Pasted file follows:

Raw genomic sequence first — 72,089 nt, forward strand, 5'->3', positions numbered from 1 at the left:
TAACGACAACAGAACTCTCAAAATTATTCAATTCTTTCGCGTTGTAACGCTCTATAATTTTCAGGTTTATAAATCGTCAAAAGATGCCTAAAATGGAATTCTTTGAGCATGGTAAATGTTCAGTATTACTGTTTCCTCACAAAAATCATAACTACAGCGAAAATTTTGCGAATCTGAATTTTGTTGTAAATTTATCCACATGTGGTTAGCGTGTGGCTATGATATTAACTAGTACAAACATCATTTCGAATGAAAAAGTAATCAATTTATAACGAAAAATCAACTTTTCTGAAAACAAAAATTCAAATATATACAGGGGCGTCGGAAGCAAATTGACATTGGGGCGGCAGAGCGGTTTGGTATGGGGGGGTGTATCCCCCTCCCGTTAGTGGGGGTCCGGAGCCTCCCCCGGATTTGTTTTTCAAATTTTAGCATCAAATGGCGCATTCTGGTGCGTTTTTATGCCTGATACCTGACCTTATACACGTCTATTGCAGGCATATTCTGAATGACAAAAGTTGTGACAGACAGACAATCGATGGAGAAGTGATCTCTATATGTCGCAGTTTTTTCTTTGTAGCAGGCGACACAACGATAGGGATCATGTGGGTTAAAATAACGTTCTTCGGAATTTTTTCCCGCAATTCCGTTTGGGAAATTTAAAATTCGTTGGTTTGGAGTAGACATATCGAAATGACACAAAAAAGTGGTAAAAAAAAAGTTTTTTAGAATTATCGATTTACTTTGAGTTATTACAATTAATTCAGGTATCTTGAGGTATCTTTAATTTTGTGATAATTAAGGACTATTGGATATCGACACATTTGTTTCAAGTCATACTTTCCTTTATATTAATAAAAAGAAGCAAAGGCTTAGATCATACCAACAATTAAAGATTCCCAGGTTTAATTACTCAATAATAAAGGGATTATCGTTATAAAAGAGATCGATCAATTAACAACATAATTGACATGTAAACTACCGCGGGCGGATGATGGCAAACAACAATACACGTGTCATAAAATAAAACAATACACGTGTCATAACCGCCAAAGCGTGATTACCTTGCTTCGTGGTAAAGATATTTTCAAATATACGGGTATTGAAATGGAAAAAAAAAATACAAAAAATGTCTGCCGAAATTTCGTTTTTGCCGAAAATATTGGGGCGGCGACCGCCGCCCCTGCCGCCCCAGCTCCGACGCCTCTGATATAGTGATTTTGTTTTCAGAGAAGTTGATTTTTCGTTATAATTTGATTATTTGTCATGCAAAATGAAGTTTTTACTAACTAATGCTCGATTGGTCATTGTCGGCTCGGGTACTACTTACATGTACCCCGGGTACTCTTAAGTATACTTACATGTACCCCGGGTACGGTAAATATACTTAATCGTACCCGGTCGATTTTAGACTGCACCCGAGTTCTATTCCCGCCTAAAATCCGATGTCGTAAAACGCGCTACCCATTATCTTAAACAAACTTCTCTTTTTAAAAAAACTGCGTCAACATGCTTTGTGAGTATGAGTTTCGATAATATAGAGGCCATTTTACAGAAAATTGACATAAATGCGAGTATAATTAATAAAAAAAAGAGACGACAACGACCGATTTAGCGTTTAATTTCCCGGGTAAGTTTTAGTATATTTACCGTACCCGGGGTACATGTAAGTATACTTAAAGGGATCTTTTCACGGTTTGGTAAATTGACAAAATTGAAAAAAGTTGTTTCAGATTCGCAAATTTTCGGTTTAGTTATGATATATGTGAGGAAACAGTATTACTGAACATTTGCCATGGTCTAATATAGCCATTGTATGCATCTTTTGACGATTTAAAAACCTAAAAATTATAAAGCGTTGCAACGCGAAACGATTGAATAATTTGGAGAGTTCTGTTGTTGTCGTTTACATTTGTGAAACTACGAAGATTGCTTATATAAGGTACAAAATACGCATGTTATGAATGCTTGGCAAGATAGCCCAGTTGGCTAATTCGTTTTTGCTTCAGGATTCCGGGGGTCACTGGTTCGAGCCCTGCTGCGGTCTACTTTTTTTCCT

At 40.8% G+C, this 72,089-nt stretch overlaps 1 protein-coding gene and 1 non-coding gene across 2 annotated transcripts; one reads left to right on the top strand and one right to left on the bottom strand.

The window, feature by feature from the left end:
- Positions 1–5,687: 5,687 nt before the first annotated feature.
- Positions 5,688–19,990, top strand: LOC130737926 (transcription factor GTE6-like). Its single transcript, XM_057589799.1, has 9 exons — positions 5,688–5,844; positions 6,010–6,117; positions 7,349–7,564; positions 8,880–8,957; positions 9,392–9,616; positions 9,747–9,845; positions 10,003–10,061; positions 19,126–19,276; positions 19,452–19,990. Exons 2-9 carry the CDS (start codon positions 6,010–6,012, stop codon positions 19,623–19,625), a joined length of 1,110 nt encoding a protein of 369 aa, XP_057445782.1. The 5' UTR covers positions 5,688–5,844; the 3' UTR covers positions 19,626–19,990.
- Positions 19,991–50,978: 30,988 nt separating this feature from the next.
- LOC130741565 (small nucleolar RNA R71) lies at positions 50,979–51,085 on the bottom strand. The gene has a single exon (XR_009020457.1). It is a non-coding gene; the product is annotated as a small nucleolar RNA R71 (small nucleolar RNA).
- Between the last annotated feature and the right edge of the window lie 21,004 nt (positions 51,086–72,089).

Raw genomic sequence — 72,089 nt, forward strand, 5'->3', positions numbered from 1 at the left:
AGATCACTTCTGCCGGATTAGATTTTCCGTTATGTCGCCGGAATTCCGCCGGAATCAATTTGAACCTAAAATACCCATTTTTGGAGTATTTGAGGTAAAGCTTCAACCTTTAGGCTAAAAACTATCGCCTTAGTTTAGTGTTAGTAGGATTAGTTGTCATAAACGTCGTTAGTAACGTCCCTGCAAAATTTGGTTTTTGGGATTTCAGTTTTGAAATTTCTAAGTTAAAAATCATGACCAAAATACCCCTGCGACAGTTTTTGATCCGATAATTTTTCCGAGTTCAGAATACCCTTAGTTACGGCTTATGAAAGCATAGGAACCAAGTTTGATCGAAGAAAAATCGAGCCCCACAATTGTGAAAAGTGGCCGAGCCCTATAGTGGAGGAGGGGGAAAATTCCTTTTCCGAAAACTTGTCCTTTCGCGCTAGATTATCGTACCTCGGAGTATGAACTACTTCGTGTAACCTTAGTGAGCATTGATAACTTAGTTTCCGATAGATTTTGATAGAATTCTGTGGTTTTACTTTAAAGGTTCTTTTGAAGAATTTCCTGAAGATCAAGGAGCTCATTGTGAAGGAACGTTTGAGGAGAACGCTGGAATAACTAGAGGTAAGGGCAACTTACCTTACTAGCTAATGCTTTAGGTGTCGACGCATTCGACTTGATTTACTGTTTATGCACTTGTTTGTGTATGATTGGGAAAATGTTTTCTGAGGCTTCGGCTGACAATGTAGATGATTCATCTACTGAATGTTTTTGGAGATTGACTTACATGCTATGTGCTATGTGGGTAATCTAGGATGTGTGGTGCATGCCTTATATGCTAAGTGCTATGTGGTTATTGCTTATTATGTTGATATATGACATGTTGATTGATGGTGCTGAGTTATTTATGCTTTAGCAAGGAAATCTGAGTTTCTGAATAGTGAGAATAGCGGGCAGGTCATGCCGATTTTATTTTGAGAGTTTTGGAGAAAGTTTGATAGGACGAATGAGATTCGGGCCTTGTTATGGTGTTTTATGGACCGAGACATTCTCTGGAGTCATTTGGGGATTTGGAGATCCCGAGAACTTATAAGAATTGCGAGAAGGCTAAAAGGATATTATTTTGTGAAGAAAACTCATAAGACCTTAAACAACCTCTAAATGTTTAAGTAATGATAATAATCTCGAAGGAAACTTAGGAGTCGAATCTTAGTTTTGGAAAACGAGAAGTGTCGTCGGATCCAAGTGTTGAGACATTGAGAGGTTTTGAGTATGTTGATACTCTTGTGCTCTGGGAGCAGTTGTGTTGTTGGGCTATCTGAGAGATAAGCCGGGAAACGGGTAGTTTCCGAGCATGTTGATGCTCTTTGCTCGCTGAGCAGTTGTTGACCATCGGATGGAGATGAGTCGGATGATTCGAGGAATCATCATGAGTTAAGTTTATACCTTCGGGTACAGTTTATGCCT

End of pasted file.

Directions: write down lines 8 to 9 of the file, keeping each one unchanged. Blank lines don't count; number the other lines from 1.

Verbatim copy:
- LOC130741565 (small nucleolar RNA R71) lies at positions 50,979–51,085 on the bottom strand. The gene has a single exon (XR_009020457.1). It is a non-coding gene; the product is annotated as a small nucleolar RNA R71 (small nucleolar RNA).
- Between the last annotated feature and the right edge of the window lie 21,004 nt (positions 51,086–72,089).